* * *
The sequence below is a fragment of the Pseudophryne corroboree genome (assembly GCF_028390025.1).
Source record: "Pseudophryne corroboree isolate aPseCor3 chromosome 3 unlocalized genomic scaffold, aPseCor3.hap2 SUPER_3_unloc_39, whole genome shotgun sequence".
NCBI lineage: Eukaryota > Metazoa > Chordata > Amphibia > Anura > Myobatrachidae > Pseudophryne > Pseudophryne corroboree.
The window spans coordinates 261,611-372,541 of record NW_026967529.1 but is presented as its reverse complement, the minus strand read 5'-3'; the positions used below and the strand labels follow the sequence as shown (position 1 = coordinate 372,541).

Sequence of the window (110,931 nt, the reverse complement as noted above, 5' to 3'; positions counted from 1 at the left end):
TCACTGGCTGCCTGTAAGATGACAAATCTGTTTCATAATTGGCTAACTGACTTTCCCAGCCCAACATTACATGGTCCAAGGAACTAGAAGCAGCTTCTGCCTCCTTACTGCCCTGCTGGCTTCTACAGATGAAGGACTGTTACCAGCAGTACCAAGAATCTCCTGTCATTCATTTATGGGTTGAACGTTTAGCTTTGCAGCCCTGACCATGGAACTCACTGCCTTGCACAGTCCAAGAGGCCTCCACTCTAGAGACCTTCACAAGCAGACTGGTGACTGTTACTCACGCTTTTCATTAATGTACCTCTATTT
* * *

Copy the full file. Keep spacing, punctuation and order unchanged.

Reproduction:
The sequence below is a fragment of the Pseudophryne corroboree genome (assembly GCF_028390025.1).
Source record: "Pseudophryne corroboree isolate aPseCor3 chromosome 3 unlocalized genomic scaffold, aPseCor3.hap2 SUPER_3_unloc_39, whole genome shotgun sequence".
NCBI lineage: Eukaryota > Metazoa > Chordata > Amphibia > Anura > Myobatrachidae > Pseudophryne > Pseudophryne corroboree.
The window spans coordinates 261,611-372,541 of record NW_026967529.1 but is presented as its reverse complement, the minus strand read 5'-3'; the positions used below and the strand labels follow the sequence as shown (position 1 = coordinate 372,541).

Sequence of the window (110,931 nt, the reverse complement as noted above, 5' to 3'; positions counted from 1 at the left end):
TCACTGGCTGCCTGTAAGATGACAAATCTGTTTCATAATTGGCTAACTGACTTTCCCAGCCCAACATTACATGGTCCAAGGAACTAGAAGCAGCTTCTGCCTCCTTACTGCCCTGCTGGCTTCTACAGATGAAGGACTGTTACCAGCAGTACCAAGAATCTCCTGTCATTCATTTATGGGTTGAACGTTTAGCTTTGCAGCCCTGACCATGGAACTCACTGCCTTGCACAGTCCAAGAGGCCTCCACTCTAGAGACCTTCACAAGCAGACTGGTGACTGTTACTCACGCTTTTCATTAATGTACCTCTATTT